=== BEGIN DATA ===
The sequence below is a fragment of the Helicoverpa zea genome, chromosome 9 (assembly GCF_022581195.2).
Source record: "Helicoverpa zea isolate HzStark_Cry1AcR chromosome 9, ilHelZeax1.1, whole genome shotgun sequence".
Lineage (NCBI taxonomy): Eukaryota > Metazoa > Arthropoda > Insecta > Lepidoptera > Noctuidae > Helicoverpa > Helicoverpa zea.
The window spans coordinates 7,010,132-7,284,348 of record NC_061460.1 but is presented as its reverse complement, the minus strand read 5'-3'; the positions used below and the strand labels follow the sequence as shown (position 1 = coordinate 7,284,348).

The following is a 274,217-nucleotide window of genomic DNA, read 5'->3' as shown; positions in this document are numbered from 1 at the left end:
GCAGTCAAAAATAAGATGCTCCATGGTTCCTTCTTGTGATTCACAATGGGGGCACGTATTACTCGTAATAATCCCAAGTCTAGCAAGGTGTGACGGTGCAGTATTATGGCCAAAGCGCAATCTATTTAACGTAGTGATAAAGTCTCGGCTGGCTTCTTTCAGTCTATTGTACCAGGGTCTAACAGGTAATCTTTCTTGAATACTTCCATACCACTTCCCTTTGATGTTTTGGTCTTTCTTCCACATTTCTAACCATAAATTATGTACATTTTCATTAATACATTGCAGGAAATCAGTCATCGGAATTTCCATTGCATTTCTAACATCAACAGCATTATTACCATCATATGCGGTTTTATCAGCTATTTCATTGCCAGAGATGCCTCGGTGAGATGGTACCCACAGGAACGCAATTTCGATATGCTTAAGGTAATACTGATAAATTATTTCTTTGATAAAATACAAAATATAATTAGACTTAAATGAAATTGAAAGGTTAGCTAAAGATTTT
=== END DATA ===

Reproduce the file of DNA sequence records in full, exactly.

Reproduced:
The sequence below is a fragment of the Helicoverpa zea genome, chromosome 9 (assembly GCF_022581195.2).
Source record: "Helicoverpa zea isolate HzStark_Cry1AcR chromosome 9, ilHelZeax1.1, whole genome shotgun sequence".
Lineage (NCBI taxonomy): Eukaryota > Metazoa > Arthropoda > Insecta > Lepidoptera > Noctuidae > Helicoverpa > Helicoverpa zea.
The window spans coordinates 7,010,132-7,284,348 of record NC_061460.1 but is presented as its reverse complement, the minus strand read 5'-3'; the positions used below and the strand labels follow the sequence as shown (position 1 = coordinate 7,284,348).

The following is a 274,217-nucleotide window of genomic DNA, read 5'->3' as shown; positions in this document are numbered from 1 at the left end:
GCAGTCAAAAATAAGATGCTCCATGGTTCCTTCTTGTGATTCACAATGGGGGCACGTATTACTCGTAATAATCCCAAGTCTAGCAAGGTGTGACGGTGCAGTATTATGGCCAAAGCGCAATCTATTTAACGTAGTGATAAAGTCTCGGCTGGCTTCTTTCAGTCTATTGTACCAGGGTCTAACAGGTAATCTTTCTTGAATACTTCCATACCACTTCCCTTTGATGTTTTGGTCTTTCTTCCACATTTCTAACCATAAATTATGTACATTTTCATTAATACATTGCAGGAAATCAGTCATCGGAATTTCCATTGCATTTCTAACATCAACAGCATTATTACCATCATATGCGGTTTTATCAGCTATTTCATTGCCAGAGATGCCTCGGTGAGATGGTACCCACAGGAACGCAATTTCGATATGCTTAAGGTAATACTGATAAATTATTTCTTTGATAAAATACAAAATATAATTAGACTTAAATGAAATTGAAAGGTTAGCTAAAGATTTT